Spending beyond your means could see you learning to live on a budget the hard way, so do you know how to avoid the usual money traps and pitfalls to prevent that?
It was November 2008. I was two weeks off from completing my first term at uni, and counting the days until a whole month of home cooking and Sky TV.
I popped by the cash machine to grab some cash for my food shop (penne, cheese, pesto).
‘You have insufficient funds to process this request.’
I tried again. The same emotionless message appeared on the screen.
Had someone gotten hold of my details and raided my account? I remember I was a wreck on the walk to my bank to get a full statement.
Running out of money
Long story short, I’d completely miscalculated and spent more on post-club takeaways and unnecessary books, than I actually had in my account.
Also, I hadn’t properly looked into all the options my bank offered to keep this from happening, namely text alerts and overdraft facilities. The more you know, huh?
Fortunately, my mum donned her superhero cape, emblazoned with a ‘£’ rather than an ‘S’ on this particular day. But for many students, a quick call home if things get rough financially isn’t an option. I was lucky, it could have been worse…
Due to my lack of funds, I missed out on end-of-term socials and gatherings at home; plus some members of my family had to wait until after Christmas for their presents, which I felt really bad about.
The No.1 student budget tip
A term is a long time. When I talk to students about the scary topic of student finance, the No.1 tip I give is look at what you have to play with, and work backwards from the end of term to structure your budget.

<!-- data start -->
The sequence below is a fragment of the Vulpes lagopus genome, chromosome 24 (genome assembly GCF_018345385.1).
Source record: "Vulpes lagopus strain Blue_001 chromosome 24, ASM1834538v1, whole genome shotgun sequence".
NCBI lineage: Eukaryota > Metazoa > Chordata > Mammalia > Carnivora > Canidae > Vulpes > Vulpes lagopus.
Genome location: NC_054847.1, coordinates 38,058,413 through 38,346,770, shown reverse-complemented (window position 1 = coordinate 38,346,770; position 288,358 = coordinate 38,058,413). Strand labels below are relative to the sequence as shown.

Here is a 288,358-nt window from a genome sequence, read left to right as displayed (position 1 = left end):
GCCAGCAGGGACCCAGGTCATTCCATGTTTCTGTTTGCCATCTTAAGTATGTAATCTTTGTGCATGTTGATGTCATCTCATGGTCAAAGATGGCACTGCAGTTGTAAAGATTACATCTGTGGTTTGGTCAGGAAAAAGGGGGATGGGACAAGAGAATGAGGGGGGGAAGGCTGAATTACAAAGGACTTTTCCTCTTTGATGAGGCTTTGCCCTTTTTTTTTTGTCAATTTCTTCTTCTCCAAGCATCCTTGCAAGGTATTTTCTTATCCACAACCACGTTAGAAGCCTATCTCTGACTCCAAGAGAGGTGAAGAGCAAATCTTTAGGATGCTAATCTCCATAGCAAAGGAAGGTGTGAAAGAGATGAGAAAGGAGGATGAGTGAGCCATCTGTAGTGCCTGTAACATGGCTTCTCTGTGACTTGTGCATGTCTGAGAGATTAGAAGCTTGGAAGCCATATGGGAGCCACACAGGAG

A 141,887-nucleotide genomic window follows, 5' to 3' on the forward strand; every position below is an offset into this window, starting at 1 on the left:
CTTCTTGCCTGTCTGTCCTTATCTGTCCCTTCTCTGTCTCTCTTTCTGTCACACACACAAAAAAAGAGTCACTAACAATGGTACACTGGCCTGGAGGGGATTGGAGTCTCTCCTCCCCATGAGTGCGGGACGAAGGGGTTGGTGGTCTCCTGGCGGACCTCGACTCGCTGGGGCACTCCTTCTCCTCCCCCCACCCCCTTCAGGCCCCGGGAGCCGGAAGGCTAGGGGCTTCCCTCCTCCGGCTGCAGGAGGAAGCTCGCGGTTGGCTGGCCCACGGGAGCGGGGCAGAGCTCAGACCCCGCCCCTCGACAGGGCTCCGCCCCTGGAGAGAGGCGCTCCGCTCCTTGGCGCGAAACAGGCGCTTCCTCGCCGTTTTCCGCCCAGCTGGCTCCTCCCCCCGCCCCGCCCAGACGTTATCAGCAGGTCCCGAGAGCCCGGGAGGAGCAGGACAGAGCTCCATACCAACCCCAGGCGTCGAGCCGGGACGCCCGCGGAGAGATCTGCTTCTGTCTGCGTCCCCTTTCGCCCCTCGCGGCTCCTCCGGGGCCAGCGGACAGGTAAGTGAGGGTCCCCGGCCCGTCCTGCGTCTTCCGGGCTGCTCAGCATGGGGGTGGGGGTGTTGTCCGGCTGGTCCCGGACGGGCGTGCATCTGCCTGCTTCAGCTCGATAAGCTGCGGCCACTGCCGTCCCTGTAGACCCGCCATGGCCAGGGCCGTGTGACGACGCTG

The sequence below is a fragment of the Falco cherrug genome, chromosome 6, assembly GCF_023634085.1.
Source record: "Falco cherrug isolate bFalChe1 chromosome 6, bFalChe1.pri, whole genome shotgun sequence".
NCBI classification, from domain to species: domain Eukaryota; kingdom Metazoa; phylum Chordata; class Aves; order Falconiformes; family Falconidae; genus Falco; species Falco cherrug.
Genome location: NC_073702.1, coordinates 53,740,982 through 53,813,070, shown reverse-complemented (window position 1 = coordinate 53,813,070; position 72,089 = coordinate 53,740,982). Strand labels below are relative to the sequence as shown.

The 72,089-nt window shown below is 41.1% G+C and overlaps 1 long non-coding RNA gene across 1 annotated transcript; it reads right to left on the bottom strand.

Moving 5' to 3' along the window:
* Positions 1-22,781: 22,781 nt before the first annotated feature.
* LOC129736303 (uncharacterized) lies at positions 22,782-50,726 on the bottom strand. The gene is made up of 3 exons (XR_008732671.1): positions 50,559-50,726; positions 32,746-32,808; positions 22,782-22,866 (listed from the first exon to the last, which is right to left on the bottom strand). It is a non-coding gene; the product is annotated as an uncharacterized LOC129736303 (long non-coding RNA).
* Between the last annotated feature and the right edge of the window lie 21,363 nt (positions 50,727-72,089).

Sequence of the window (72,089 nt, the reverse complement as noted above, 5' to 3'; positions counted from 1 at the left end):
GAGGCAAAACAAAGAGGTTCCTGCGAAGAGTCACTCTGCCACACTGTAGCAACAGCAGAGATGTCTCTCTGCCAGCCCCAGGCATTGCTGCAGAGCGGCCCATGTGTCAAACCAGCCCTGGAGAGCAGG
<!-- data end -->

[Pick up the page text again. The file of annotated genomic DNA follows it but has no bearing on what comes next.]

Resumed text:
This kind of forward-thinking isn’t the easiest (or most fun) option when you’re 18 and away from home for the first time.
Seeing a big chunk of money just appear in your account is delirious – the possibilities are endless (you think).
When our loans went in at the start of term, everyone went clothes shopping; you’d want to look good that night when everyone went out.
You’re definitely not thinking six weeks ahead when it’s back to dry noodles five nights a week.
That’s why it’s important to know how to be smart with your money at uni.
How to save more money at uni
You can learn a few more things from my (and countless other students’) money mistakes:
- 1) Set up text alerts from your bank to keep track of exactly how much you have.
- 2) Don’t choose a student bank account based on incentives. Look at its interest-free overdraft.
- 3) Plan your meals a week ahead so you don’t splurge on spontaneous takeaways.
- 4) Recycle and upcycle. Borrow a friend’s shoes for a night out rather than buy new.
You can read more student finance advice on Which? University.
If you’re at uni, you now have about seven weeks left of this term. Do you have a plan to make sure what’s in your bank account lasts? Or, if you have a child or grandchild at uni, do you know if they’re coping with their budget? Have you discussed it with them and worked out ways they can make their money last longer?